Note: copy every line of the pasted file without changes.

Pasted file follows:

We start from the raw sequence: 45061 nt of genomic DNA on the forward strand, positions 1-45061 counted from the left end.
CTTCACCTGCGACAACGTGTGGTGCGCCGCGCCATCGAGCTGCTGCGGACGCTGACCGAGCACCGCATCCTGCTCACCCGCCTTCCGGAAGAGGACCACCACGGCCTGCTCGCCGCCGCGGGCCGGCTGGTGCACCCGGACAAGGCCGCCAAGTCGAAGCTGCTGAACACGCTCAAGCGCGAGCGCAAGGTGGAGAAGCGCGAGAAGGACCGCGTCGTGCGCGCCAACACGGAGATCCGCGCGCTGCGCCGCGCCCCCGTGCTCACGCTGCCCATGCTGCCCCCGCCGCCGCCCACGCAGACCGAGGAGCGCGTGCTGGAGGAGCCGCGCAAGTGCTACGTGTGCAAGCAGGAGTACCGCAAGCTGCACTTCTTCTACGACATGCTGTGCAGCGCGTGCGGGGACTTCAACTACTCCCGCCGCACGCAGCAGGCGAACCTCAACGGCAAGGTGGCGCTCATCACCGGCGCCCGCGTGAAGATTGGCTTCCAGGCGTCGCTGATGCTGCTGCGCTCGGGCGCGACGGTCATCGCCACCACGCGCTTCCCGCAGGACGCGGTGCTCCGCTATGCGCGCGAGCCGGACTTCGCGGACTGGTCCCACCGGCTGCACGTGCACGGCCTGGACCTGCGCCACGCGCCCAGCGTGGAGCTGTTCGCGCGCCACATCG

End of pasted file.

We start from the raw sequence: 45061 nt of genomic DNA on the forward strand, positions 1-45061 counted from the left end.
CTTCACCTGCGACAACGTGTGGTGCGCCGCGCCATCGAGCTGCTGCGGACGCTGACCGAGCACCGCATCCTGCTCACCCGCCTTCCGGAAGAGGACCACCACGGCCTGCTCGCCGCCGCGGGCCGGCTGGTGCACCCGGACAAGGCCGCCAAGTCGAAGCTGCTGAACACGCTCAAGCGCGAGCGCAAGGTGGAGAAGCGCGAGAAGGACCGCGTCGTGCGCGCCAACACGGAGATCCGCGCGCTGCGCCGCGCCCCCGTGCTCACGCTGCCCATGCTGCCCCCGCCGCCGCCCACGCAGACCGAGGAGCGCGTGCTGGAGGAGCCGCGCAAGTGCTACGTGTGCAAGCAGGAGTACCGCAAGCTGCACTTCTTCTACGACATGCTGTGCAGCGCGTGCGGGGACTTCAACTACTCCCGCCGCACGCAGCAGGCGAACCTCAACGGCAAGGTGGCGCTCATCACCGGCGCCCGCGTGAAGATTGGCTTCCAGGCGTCGCTGATGCTGCTGCGCTCGGGCGCGACGGTCATCGCCACCACGCGCTTCCCGCAGGACGCGGTGCTCCGCTATGCGCGCGAGCCGGACTTCGCGGACTGGTCCCACCGGCTGCACGTGCACGGCCTGGACCTGCGCCACGCGCCCAGCGTGGAGCTGTTCGCGCGCCACATCG